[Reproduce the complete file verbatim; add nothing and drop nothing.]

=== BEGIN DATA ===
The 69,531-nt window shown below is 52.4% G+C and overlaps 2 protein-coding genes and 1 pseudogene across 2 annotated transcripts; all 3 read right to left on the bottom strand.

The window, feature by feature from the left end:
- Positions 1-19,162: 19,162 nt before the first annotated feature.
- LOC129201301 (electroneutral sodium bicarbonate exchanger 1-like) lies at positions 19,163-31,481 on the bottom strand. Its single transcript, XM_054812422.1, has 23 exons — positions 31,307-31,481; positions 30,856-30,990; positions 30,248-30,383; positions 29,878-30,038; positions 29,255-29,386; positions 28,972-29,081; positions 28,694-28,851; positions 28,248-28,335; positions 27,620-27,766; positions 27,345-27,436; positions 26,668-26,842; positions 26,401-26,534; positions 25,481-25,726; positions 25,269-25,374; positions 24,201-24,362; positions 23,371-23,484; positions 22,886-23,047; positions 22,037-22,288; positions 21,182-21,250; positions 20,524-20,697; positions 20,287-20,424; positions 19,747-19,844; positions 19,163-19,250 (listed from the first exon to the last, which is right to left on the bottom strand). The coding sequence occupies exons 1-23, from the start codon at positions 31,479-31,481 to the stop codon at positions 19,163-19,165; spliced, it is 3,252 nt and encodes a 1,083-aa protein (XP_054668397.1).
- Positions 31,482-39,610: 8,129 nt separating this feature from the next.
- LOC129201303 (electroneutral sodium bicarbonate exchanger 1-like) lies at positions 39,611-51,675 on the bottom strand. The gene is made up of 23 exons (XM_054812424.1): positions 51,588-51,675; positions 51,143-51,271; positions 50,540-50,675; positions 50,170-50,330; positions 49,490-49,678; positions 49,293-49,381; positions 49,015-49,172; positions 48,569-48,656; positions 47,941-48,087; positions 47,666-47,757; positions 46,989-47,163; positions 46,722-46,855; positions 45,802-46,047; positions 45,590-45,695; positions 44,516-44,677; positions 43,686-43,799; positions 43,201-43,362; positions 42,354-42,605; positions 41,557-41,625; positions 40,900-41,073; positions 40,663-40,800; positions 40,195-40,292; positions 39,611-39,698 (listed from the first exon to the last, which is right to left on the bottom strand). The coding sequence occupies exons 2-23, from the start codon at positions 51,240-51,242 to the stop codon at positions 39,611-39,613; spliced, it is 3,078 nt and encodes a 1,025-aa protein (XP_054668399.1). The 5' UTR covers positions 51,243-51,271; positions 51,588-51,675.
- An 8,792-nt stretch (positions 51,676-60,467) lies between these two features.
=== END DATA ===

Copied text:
The 69,531-nt window shown below is 52.4% G+C and overlaps 2 protein-coding genes and 1 pseudogene across 2 annotated transcripts; all 3 read right to left on the bottom strand.

The window, feature by feature from the left end:
- Positions 1-19,162: 19,162 nt before the first annotated feature.
- LOC129201301 (electroneutral sodium bicarbonate exchanger 1-like) lies at positions 19,163-31,481 on the bottom strand. Its single transcript, XM_054812422.1, has 23 exons — positions 31,307-31,481; positions 30,856-30,990; positions 30,248-30,383; positions 29,878-30,038; positions 29,255-29,386; positions 28,972-29,081; positions 28,694-28,851; positions 28,248-28,335; positions 27,620-27,766; positions 27,345-27,436; positions 26,668-26,842; positions 26,401-26,534; positions 25,481-25,726; positions 25,269-25,374; positions 24,201-24,362; positions 23,371-23,484; positions 22,886-23,047; positions 22,037-22,288; positions 21,182-21,250; positions 20,524-20,697; positions 20,287-20,424; positions 19,747-19,844; positions 19,163-19,250 (listed from the first exon to the last, which is right to left on the bottom strand). The coding sequence occupies exons 1-23, from the start codon at positions 31,479-31,481 to the stop codon at positions 19,163-19,165; spliced, it is 3,252 nt and encodes a 1,083-aa protein (XP_054668397.1).
- Positions 31,482-39,610: 8,129 nt separating this feature from the next.
- LOC129201303 (electroneutral sodium bicarbonate exchanger 1-like) lies at positions 39,611-51,675 on the bottom strand. The gene is made up of 23 exons (XM_054812424.1): positions 51,588-51,675; positions 51,143-51,271; positions 50,540-50,675; positions 50,170-50,330; positions 49,490-49,678; positions 49,293-49,381; positions 49,015-49,172; positions 48,569-48,656; positions 47,941-48,087; positions 47,666-47,757; positions 46,989-47,163; positions 46,722-46,855; positions 45,802-46,047; positions 45,590-45,695; positions 44,516-44,677; positions 43,686-43,799; positions 43,201-43,362; positions 42,354-42,605; positions 41,557-41,625; positions 40,900-41,073; positions 40,663-40,800; positions 40,195-40,292; positions 39,611-39,698 (listed from the first exon to the last, which is right to left on the bottom strand). The coding sequence occupies exons 2-23, from the start codon at positions 51,240-51,242 to the stop codon at positions 39,611-39,613; spliced, it is 3,078 nt and encodes a 1,025-aa protein (XP_054668399.1). The 5' UTR covers positions 51,243-51,271; positions 51,588-51,675.
- An 8,792-nt stretch (positions 51,676-60,467) lies between these two features.